In mid-April, Apple CEO Tim Cook made his second official India visit. Cook checked all the boxes for the quintessential U.S.-executive-in-India tour: He rubbed shoulders with Bollywood actors, watched a cricket match, met with his company’s local staff, and topped it off with a photo-op with Prime Minister Narendra Modi.

While the visit closely resembled Cook’s previous trip in 2016, the purpose this time around was to inaugurate Apple’s first two Indian stores — one in Delhi and the other in Mumbai. “India is at a tipping point and it feels great to be here. You can feel the vibrancy, dynamism. The feeling that anything here is possible,” Cook told a local news outlet. Until now, Apple had sold its products in India through resellers, retail chains, and online stores.

But this visit, much like the one in 2016, was conspicuously devoid of big-ticket investment commitments which have become a mainstay for other Big Tech CEOs. In 2020, Sundar Pichai of Alphabet and Google announced a $10 billion investment in India over a video conference. Amazon’s Jeff Bezos had committed $3 billion when he met Modi in Washington, D.C., in 2016.

“Apple production in India was picking up pace anyway,” communications strategy expert Karthik Srinivasan told Rest of World, while weighing in on the optics of Cook’s visit. “I thought the opening of the brand stores is a good enough excuse [for Cook] to meet the prime minister, considering the signaling effect of that with respect to China,” he said.

Amid the U.S.-China geopolitical tussle, Apple has been looking to secure its supply chain by moving parts of the iPhone’s assembly to India. The company has tripled its iPhone production in India, reaching more than $7 billion — and has ambitions to grow it further. After meeting Cook in Delhi, India’s deputy minister of information technology, Rajeev Chandrasekhar, said the company has indicated that it plans to expand its India capabilities to iPads and AirPods, as it seeks to double or triple its investment in the coming years. In January, Commerce and Industry Minister Piyush Goyal had said that Apple wants India to account for up to 25% of its production, as opposed to the current 5%, though the company has not confirmed this claim.

In March 2023, mobile phone exports from India crossed $11 billion, with Apple accounting for more than 40%, according to the India Cellular and Electronics Association (ICEA). Apple assembles iPhones in India through three contract manufacturers: Foxconn, Wistron, and Pegatron, which are now being boosted by the government’s initiatives.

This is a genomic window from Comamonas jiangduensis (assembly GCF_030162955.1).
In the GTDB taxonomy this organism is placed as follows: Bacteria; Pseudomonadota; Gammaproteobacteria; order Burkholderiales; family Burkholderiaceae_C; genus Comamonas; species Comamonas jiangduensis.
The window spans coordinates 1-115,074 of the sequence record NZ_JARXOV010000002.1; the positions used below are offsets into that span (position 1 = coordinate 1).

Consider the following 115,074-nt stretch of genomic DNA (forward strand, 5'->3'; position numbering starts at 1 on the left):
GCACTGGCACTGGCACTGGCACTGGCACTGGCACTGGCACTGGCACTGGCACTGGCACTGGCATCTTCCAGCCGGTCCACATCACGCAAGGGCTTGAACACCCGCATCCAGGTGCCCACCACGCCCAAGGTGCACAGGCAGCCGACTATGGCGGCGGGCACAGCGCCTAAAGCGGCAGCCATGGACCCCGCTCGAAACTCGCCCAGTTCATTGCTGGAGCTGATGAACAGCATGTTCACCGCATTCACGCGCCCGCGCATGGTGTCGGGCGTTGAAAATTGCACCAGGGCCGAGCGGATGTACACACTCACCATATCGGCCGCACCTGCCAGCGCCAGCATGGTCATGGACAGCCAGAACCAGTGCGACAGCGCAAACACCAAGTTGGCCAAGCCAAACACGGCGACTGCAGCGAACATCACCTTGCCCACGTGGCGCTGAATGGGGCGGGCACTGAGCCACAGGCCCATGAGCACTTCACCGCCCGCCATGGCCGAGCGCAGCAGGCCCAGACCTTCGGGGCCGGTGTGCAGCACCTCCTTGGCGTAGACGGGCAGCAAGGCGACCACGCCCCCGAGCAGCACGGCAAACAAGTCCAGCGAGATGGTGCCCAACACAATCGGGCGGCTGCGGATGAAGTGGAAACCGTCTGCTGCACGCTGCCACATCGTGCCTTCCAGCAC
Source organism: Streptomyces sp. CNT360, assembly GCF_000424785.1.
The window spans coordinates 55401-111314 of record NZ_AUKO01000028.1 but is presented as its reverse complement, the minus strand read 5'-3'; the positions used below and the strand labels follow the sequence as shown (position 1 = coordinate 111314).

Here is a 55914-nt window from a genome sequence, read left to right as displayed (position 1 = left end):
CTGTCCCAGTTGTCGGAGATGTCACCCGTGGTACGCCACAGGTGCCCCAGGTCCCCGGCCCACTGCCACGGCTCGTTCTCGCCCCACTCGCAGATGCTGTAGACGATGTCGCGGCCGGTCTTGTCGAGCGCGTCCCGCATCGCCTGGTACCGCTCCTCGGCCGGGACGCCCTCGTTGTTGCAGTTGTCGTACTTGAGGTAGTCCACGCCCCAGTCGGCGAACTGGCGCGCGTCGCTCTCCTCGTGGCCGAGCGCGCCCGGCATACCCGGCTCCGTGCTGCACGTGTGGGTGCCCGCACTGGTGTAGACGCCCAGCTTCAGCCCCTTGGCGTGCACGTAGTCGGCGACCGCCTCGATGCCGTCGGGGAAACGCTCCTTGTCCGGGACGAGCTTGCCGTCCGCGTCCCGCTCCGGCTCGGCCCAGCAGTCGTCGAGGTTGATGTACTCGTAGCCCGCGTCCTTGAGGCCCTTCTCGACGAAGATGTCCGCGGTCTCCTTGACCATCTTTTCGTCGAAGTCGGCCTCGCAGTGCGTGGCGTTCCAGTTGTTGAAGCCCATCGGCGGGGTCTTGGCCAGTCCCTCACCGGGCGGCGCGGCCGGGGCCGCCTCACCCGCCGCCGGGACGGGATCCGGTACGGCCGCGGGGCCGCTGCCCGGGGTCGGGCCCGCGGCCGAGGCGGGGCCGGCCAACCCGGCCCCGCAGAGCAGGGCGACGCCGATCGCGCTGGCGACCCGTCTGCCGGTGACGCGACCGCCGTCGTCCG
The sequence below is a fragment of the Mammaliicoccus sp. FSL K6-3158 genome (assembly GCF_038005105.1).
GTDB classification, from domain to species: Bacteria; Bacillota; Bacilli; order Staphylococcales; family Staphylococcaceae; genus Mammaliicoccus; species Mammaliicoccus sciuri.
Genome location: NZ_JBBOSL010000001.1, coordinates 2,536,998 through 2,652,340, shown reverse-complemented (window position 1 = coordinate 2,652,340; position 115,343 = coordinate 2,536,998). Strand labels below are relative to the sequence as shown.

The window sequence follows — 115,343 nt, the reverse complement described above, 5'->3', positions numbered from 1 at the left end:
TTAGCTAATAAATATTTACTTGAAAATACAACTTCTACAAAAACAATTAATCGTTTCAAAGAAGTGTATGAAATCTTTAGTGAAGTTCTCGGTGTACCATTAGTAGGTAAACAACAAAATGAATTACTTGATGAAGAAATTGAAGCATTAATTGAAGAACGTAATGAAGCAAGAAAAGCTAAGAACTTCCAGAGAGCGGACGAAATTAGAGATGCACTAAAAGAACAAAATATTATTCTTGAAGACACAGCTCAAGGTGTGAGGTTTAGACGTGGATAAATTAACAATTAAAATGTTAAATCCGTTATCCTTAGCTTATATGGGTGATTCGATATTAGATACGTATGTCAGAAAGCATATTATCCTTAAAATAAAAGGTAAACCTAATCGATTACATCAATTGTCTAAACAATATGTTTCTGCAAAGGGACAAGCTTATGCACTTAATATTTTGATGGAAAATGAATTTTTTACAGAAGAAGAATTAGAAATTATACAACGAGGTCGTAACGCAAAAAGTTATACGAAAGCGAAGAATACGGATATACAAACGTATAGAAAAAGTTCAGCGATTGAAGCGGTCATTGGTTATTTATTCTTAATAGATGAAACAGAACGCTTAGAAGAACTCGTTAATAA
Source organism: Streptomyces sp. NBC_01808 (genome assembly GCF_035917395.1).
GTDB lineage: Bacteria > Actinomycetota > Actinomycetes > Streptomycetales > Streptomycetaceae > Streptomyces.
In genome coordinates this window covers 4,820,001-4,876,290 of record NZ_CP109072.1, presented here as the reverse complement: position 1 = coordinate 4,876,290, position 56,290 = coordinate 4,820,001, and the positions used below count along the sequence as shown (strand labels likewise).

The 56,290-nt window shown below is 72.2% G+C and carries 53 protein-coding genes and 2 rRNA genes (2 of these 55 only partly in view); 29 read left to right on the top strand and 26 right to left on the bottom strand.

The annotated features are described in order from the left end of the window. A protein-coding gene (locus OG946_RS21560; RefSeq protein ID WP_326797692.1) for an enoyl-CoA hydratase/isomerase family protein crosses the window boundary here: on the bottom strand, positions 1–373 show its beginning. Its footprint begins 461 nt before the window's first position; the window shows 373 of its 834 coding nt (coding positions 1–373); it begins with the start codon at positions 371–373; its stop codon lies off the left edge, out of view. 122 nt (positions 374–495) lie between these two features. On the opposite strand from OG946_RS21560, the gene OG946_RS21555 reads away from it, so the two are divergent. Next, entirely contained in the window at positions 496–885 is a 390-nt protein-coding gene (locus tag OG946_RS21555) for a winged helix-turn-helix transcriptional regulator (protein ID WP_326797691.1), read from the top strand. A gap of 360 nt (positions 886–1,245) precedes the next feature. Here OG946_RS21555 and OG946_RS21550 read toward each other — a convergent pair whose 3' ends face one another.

$11 billion The value of mobile phones exported from India in the last fiscal year, over 40% of which were manufactured by Apple.


“Apple bringing its own physical retail spaces signifies that Apple is serious about India now,” Navkendar Singh, associate vice president of International Data Corporation (IDC) India, told Rest of World. “The only way from here is up.” Cook’s visit also comes on the heels of the company releasing the first Bollywood-style film shot on an iPhone. Apple did not respond to queries sent by Rest of World.

India, the world’s second-largest smartphone market, has long been on the back burner for Apple. The company has struggled here, as its handsets are priced at the premium end — above 40,000 rupees ($500). According to analysts, the majority of Indian buyers prefer cheaper smartphones that cost one-tenth the price. In 2015, Apple’s share of the Indian smartphone market was 2%, according to IDC India. 

Apple initially wanted to sell refurbished iPhones in India, but the government did not grant the company’s request due to concerns over e-waste. It was also unable to open an offline store because of the government requirement to source 30% equipment locally. Then in 2017, Apple’s Taiwanese contract manufacturer, Wistron, began assembling the low-cost iPhone SE in India. Over the years, more Apple suppliers in the country joined in: Pegatron began assembling the iPhone 14 in 2022, and Salcomp said it plans to increase its Indian workforce to 25,000.

Today, nearly three years after Apple opened an online store in India, the company’s local market share has climbed to 5%. The introduction of monthly payment plans, discounts, and phone trade-in services, along with the availability of older models have enabled more Indians to try their first Apple device.

Though Apple appears to be increasingly leaning into India’s potential, it is yet to localize its services. The country doesn’t have access to Fitness+ or News+, and Apple TV’s programming does not include content geared towards Indian audiences. Onerous regulatory stipulations also reportedly curtailed the rollout of Apple Pay in 2018. Apple Music is the one platform where the company has attempted to tailor its services to local sensibilities.

“The bedrock of services is, you need to have a [large] user base of iPhones. I think they’re trying to build that right now,” said IDC’s Singh. “I would give Apple a little leeway as they’re trying to figure out the hardware strategy right now.” He said it would take a couple of years before Apple aggressively rolls out its services in India — even as its global services revenue crosses $20 billion.